One very important concept in any area of design, including interface design, is that of space. What is space?
Well, obviously we aren’t talking about needing any kind of extended astronomical knowledge; space is the area with which we choose to do things. Today we will talk about this area in many different ways.
White space is the area within a design where there is no imagery or text; it is instead a solid color (more often than not it is actually white). White space is an essential part of any design. Our eyes naturally desire balance; but balance doesn’t mean a fifty-fifty draw of color space “A” versus color space “B”. Rather, it is a psychological interpretation of a physical visualization. (Don’t worry… it’s not as confusing as it sounds.) The use of white space allows for a place for your eyes to move in order to escape the text; this makes the text itself a much more effective means of communicating.
Okay, so if you don’t understand, white space is essentially the “breathing room” in your design. If it looks crowded, well… it probably is. The way our minds perceive things is different from the way we might calculate them. Reason might tell us that as long as the letter isn’t misconstrued by another color object, too small, or too large, then it is readable. But as we have learned in the past, design itself is not a science; rather, it is an art that observes science and rationality within the process of execution.
What does this mean for me?
Essentially, it means think about your design and the amount of resting space you have. Since we are talking about interfaces, obviously you should go through the process of using the interface multiple times; if anything stands in your way of using the interface, it’s probably time to shift some things around. Don’t be afraid to space out your body copy and headers. Use this breathing room to section different portions off from other portions (for instance, navigation from content, and content from sidebar, or whatever is applicable).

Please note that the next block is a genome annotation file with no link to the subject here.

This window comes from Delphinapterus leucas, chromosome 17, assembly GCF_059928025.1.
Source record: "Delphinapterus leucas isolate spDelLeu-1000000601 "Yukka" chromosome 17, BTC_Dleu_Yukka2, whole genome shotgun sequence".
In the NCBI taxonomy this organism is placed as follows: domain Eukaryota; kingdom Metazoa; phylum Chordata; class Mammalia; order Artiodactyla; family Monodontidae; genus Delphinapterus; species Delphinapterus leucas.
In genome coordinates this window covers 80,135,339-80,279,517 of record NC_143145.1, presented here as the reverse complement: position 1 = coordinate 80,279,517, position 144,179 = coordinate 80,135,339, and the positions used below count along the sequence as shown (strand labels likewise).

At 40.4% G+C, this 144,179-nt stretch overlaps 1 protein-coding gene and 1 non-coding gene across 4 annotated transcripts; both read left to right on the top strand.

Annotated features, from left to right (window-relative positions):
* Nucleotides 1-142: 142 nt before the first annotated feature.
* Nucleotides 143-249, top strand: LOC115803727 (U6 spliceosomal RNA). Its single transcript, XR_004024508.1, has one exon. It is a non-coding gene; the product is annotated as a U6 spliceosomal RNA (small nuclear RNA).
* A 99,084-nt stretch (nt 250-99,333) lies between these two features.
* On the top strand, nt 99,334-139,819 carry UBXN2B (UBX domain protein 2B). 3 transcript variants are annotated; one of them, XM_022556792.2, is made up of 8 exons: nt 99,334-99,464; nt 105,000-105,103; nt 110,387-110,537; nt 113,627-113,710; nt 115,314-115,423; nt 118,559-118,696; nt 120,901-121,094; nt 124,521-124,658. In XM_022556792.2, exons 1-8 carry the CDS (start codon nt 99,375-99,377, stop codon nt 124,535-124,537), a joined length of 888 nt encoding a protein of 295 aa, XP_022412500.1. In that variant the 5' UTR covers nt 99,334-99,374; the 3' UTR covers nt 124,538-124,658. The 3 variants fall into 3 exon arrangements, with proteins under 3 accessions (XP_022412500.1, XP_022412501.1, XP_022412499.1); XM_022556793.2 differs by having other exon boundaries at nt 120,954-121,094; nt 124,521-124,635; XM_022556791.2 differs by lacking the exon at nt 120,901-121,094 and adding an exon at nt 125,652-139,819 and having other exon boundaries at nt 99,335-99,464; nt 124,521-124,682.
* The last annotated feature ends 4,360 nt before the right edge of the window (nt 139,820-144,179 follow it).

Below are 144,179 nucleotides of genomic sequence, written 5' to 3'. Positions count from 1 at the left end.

On the other side of the coin, if the white space you are incorporating detracts from usability, it is probably time to reconsider; for instance, body copy line spacing shouldn’t be so large that you aren’t able to differentiate between a new paragraph and a new line. Use white space, as we have already said, to your advantage, not for your to-do checklist.
Rule of Thirds
One easy way to ensure a good use of white space is by employing the design principles of composition; allow your design to follow the rule of thirds or the golden ratio, both of which are very common and effective design practices that apply a little bit of science to the art. The rule of thirds splits the composition into nine equal parts (separated by two horizontal and two vertical lines). The golden ratio is based on many historically congruent sources, including the human body; it has been used for the design of sculpture and the progression of many types of art.
Read the White Space
Of course we have talked about visual white space; but what about textual white space? When people read, they look for resting points in the dialogue. This, in a way, can be considered white space. Be sure to allow your creative vocabulary its time to shimmer AND its time to stay sheathed. Not everyone necessarily appreciates your large vocabulary, much less do they care to take the time to read your seventeen-syllable words and overly-complex sentences. Take a breath! Haven’t we already said this?
If all else fails…
Sometimes in design, we realize that every tip we heard about “best practices” doesn’t apply to a particular job. As much as it pains me to say it, there are times when white space just simply doesn’t have its place in the design (newspapers are a perfect example for those of you print and page layout designers). Consider the psychological implications of the design, always. Understanding your audience is the first step to success, and ultimately is the most important concept in interface design.